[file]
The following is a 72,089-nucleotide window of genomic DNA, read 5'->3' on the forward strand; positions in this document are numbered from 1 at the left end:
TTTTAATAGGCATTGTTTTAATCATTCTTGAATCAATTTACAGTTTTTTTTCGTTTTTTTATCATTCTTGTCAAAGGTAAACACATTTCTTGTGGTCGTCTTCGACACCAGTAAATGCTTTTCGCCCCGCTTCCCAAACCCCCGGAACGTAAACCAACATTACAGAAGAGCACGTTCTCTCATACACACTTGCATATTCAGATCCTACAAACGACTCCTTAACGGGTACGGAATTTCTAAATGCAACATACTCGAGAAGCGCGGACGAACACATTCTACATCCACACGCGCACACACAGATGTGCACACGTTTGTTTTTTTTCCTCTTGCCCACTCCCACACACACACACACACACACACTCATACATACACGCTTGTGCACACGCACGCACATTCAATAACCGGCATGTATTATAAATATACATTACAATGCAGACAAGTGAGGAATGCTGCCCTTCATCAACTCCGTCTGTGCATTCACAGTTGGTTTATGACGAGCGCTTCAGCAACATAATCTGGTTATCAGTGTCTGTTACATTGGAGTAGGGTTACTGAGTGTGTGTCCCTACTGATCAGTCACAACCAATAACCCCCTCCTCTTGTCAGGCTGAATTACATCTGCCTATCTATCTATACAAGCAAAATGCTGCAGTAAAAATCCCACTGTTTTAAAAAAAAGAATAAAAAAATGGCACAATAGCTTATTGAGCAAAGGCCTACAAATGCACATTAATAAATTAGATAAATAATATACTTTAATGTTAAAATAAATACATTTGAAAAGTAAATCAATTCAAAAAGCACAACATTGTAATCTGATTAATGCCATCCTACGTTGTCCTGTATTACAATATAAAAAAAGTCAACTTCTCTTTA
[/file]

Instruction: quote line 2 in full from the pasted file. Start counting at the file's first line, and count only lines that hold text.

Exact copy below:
TTTTAATAGGCATTGTTTTAATCATTCTTGAATCAATTTACAGTTTTTTTTCGTTTTTTTATCATTCTTGTCAAAGGTAAACACATTTCTTGTGGTCGTCTTCGACACCAGTAAATGCTTTTCGCCCCGCTTCCCAAACCCCCGGAACGTAAACCAACATTACAGAAGAGCACGTTCTCTCATACACACTTGCATATTCAGATCCTACAAACGACTCCTTAACGGGTACGGAATTTCTAAATGCAACATACTCGAGAAGCGCGGACGAACACATTCTACATCCACACGCGCACACACAGATGTGCACACGTTTGTTTTTTTTCCTCTTGCCCACTCCCACACACACACACACACACACACTCATACATACACGCTTGTGCACACGCACGCACATTCAATAACCGGCATGTATTATAAATATACATTACAATGCAGACAAGTGAGGAATGCTGCCCTTCATCAACTCCGTCTGTGCATTCACAGTTGGTTTATGACGAGCGCTTCAGCAACATAATCTGGTTATCAGTGTCTGTTACATTGGAGTAGGGTTACTGAGTGTGTGTCCCTACTGATCAGTCACAACCAATAACCCCCTCCTCTTGTCAGGCTGAATTACATCTGCCTATCTATCTATACAAGCAAAATGCTGCAGTAAAAATCCCACTGTTTTAAAAAAAAGAATAAAAAAATGGCACAATAGCTTATTGAGCAAAGGCCTACAAATGCACATTAATAAATTAGATAAATAATATACTTTAATGTTAAAATAAATACATTTGAAAAGTAAATCAATTCAAAAAGCACAACATTGTAATCTGATTAATGCCATCCTACGTTGTCCTGTATTACAATATAAAAAAAGTCAACTTCTCTTTA